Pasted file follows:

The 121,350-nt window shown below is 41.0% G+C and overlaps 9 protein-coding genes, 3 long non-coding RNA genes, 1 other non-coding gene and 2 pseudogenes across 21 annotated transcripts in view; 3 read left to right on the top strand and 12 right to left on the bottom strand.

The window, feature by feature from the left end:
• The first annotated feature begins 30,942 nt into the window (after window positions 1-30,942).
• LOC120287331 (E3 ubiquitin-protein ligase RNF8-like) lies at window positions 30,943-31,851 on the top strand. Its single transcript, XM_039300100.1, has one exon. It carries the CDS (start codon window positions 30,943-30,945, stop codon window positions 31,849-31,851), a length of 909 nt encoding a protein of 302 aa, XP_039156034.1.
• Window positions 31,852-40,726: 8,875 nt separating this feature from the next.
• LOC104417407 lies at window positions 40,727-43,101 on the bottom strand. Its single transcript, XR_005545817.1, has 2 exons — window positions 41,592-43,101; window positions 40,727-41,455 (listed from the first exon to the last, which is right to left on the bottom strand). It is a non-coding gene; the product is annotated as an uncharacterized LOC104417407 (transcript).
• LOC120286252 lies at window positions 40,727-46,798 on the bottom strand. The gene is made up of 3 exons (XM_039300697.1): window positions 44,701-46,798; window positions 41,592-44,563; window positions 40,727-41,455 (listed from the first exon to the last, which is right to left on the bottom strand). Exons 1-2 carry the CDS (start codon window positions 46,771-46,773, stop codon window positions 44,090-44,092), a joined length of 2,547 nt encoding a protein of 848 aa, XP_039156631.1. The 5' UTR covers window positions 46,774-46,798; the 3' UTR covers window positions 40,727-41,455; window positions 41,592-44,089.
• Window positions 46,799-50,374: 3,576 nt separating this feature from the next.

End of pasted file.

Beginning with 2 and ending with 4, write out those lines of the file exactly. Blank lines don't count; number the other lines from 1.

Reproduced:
The window, feature by feature from the left end:
• The first annotated feature begins 30,942 nt into the window (after window positions 1-30,942).
• LOC120287331 (E3 ubiquitin-protein ligase RNF8-like) lies at window positions 30,943-31,851 on the top strand. Its single transcript, XM_039300100.1, has one exon. It carries the CDS (start codon window positions 30,943-30,945, stop codon window positions 31,849-31,851), a length of 909 nt encoding a protein of 302 aa, XP_039156034.1.